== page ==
How to Apply Teak Oil
Teak oil is remarkably easy to apply. Depending on the formula, it can be sprayed, brushed, or wiped onto the wood. Drying time between layers is just 2 – 8 hours. For most purposes, 2 to 4 layers of teak oil will be sufficient to protect the wood from mold, stains, and damp.
Pros and Cons of Teak Oil
According to woodworkingtoolkit.com, the pros and cons to be aware of when it comes to teak oil are as follows:
- Teak oil penetrates into wood easily and dries quickly, usually within just 2- 8hours.
- Most teak oils include UV filters that protect furniture from harmful rays and prevent fading.
- Teak oil can prevent cracking, peeling, and chipping by protecting wood from the inside out.
- Because of the ease with which it penetrates wood, it’s ideal for dense woods like mahogany, snakewood, and rosewood.
- As teak oil consists of a blend of different oils, it can be custom-designed for a particular type of wood, a particular purpose, or even to create a specific effect like a high gloss or matte finish.
- When teak oil is applied to wood, the hard barrier it forms makes it difficult to glue that wood with anything else.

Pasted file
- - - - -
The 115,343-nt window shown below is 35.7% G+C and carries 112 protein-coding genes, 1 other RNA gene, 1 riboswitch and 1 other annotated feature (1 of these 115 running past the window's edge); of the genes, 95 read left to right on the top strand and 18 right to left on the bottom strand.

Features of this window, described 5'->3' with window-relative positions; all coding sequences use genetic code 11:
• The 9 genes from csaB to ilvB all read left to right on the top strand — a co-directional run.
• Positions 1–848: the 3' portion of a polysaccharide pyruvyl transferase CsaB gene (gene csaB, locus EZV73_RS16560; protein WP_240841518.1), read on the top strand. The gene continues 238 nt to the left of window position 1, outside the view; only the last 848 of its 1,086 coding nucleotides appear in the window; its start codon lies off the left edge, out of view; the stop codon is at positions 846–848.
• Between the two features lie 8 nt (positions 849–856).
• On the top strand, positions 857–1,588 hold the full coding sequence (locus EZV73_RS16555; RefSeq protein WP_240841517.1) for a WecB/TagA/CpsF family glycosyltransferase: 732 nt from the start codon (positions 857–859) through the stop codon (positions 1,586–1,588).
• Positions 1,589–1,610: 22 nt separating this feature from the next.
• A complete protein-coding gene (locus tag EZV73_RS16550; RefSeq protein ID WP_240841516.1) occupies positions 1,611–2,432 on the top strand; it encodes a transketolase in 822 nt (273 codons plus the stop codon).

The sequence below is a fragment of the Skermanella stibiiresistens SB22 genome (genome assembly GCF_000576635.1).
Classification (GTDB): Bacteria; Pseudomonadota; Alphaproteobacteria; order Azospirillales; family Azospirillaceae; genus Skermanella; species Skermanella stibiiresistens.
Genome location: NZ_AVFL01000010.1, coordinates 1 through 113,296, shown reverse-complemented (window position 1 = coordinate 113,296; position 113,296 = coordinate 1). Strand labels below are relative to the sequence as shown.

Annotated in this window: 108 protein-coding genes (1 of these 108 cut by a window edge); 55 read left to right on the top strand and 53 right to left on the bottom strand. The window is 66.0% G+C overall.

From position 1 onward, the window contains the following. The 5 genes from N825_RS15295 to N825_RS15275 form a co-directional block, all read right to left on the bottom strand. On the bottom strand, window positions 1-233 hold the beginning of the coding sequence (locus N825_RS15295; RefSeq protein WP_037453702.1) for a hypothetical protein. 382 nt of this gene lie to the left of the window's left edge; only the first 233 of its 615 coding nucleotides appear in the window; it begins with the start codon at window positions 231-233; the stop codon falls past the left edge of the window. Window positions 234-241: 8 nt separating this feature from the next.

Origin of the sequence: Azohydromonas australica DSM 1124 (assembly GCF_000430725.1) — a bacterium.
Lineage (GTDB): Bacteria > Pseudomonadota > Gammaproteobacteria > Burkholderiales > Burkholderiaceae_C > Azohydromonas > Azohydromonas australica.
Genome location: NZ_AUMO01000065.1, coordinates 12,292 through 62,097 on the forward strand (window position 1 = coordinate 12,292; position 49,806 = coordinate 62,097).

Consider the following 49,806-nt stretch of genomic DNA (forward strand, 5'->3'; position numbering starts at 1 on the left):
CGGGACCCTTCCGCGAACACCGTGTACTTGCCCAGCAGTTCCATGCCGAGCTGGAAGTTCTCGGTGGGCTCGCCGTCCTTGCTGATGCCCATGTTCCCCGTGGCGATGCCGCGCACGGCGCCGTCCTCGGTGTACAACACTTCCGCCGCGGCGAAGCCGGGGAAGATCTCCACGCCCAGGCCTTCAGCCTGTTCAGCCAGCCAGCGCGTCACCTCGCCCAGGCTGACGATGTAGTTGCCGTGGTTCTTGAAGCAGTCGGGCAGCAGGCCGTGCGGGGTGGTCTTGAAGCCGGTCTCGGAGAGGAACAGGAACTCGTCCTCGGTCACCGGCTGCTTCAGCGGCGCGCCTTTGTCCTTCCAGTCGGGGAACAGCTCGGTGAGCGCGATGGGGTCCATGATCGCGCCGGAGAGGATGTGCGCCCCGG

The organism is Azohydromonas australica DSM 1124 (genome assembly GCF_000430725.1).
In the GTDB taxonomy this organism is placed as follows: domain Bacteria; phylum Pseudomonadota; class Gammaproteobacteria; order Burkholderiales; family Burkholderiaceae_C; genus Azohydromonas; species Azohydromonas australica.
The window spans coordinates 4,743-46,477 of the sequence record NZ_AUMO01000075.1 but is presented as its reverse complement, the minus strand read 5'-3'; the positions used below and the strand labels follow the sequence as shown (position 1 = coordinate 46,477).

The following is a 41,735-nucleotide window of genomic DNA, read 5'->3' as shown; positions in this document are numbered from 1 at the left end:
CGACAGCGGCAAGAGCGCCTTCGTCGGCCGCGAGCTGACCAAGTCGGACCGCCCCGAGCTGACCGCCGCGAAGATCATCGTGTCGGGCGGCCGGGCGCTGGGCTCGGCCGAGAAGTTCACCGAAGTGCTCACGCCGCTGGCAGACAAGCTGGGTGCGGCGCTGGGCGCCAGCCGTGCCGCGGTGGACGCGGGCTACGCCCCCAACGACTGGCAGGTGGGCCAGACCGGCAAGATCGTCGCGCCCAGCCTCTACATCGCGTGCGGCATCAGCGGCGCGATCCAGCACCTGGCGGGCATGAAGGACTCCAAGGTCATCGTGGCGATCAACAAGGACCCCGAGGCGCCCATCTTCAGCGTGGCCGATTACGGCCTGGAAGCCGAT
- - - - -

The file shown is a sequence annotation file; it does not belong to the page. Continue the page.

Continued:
- Depending on the composition of the teak oil, it may cause the wood to change color over time.
- Not all teak oils extent the lifespan of wood.
- Key Differences between Tung Oil and Teak Oil
Both tung oil and teak oil are penetrating oils (i.e. they both sink into the wood to form an impenetrable barrier, rather than sitting on its surface in the way that finishes such as lacquer and varnish do) with similar contents and similar functions. They both condition and protect wood and they both enhance its natural appearance. Despite their similarities, they also have certain key differences. For example, as tung oil is a natural product with no additional additives, it does not offer the same level of UV protection as teak oil, which usually has UV blocking ingredients added to its formula. As there is no standard definition or formula for teak oil, its composition varies widely, with the result that any environmental hazards or toxins will need to be assessed on a product-by-product basis. Tung oil, on the other hand, consists solely of natural tung oil and carries no safety concerns. In terms of the finish, teak oil tends to lend more of a sheen to wood, whereas tung oil has a matte finish. The most significant difference can be found in drying time: whereas tung can take two to three days to fully cure, teak oil can take as little as a few hours, depending on the manufacturer.
Teak Oil vs Tung Oil: Which is Better
Both teak oil and tung oil have their advantages and disadvantages. If you’re looking for an environmentally safe oil that will offer long-lasting protection without affecting the natural color of wood, tung oil is your best option. If, however, you’re looking for a high sheen finish and only have a limited amount of time to spend on the project, you’ll probably find teak oil preferable.